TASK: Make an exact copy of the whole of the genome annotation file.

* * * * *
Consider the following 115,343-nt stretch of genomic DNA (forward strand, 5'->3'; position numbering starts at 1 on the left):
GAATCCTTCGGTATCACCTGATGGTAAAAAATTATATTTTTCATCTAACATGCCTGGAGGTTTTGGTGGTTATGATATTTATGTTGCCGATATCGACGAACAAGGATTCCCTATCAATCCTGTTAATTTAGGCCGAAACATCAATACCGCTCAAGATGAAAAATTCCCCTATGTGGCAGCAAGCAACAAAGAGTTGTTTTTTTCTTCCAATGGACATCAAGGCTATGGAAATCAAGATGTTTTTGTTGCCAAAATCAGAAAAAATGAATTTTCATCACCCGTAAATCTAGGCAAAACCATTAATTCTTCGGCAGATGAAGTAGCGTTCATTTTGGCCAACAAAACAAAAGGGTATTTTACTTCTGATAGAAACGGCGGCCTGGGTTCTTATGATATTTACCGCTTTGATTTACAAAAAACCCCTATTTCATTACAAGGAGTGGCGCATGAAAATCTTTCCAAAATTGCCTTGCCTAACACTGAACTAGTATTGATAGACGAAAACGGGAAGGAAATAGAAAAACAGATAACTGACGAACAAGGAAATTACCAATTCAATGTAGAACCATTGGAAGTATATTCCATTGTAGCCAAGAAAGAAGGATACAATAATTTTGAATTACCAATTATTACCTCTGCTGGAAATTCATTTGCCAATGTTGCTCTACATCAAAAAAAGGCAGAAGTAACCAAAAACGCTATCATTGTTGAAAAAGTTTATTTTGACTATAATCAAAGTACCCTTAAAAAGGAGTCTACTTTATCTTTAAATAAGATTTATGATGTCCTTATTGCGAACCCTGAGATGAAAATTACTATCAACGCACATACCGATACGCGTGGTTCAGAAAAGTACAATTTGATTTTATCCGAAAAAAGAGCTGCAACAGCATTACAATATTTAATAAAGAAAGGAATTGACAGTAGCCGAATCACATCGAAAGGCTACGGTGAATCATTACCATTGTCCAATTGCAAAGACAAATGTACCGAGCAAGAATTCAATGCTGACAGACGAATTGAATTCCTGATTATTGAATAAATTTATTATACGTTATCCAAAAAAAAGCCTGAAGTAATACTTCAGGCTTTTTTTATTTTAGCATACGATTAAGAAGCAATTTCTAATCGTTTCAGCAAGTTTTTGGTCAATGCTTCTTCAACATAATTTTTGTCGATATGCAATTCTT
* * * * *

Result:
Consider the following 115,343-nt stretch of genomic DNA (forward strand, 5'->3'; position numbering starts at 1 on the left):
GAATCCTTCGGTATCACCTGATGGTAAAAAATTATATTTTTCATCTAACATGCCTGGAGGTTTTGGTGGTTATGATATTTATGTTGCCGATATCGACGAACAAGGATTCCCTATCAATCCTGTTAATTTAGGCCGAAACATCAATACCGCTCAAGATGAAAAATTCCCCTATGTGGCAGCAAGCAACAAAGAGTTGTTTTTTTCTTCCAATGGACATCAAGGCTATGGAAATCAAGATGTTTTTGTTGCCAAAATCAGAAAAAATGAATTTTCATCACCCGTAAATCTAGGCAAAACCATTAATTCTTCGGCAGATGAAGTAGCGTTCATTTTGGCCAACAAAACAAAAGGGTATTTTACTTCTGATAGAAACGGCGGCCTGGGTTCTTATGATATTTACCGCTTTGATTTACAAAAAACCCCTATTTCATTACAAGGAGTGGCGCATGAAAATCTTTCCAAAATTGCCTTGCCTAACACTGAACTAGTATTGATAGACGAAAACGGGAAGGAAATAGAAAAACAGATAACTGACGAACAAGGAAATTACCAATTCAATGTAGAACCATTGGAAGTATATTCCATTGTAGCCAAGAAAGAAGGATACAATAATTTTGAATTACCAATTATTACCTCTGCTGGAAATTCATTTGCCAATGTTGCTCTACATCAAAAAAAGGCAGAAGTAACCAAAAACGCTATCATTGTTGAAAAAGTTTATTTTGACTATAATCAAAGTACCCTTAAAAAGGAGTCTACTTTATCTTTAAATAAGATTTATGATGTCCTTATTGCGAACCCTGAGATGAAAATTACTATCAACGCACATACCGATACGCGTGGTTCAGAAAAGTACAATTTGATTTTATCCGAAAAAAGAGCTGCAACAGCATTACAATATTTAATAAAGAAAGGAATTGACAGTAGCCGAATCACATCGAAAGGCTACGGTGAATCATTACCATTGTCCAATTGCAAAGACAAATGTACCGAGCAAGAATTCAATGCTGACAGACGAATTGAATTCCTGATTATTGAATAAATTTATTATACGTTATCCAAAAAAAAGCCTGAAGTAATACTTCAGGCTTTTTTTATTTTAGCATACGATTAAGAAGCAATTTCTAATCGTTTCAGCAAGTTTTTGGTCAATGCTTCTTCAACATAATTTTTGTCGATATGCAATTCTT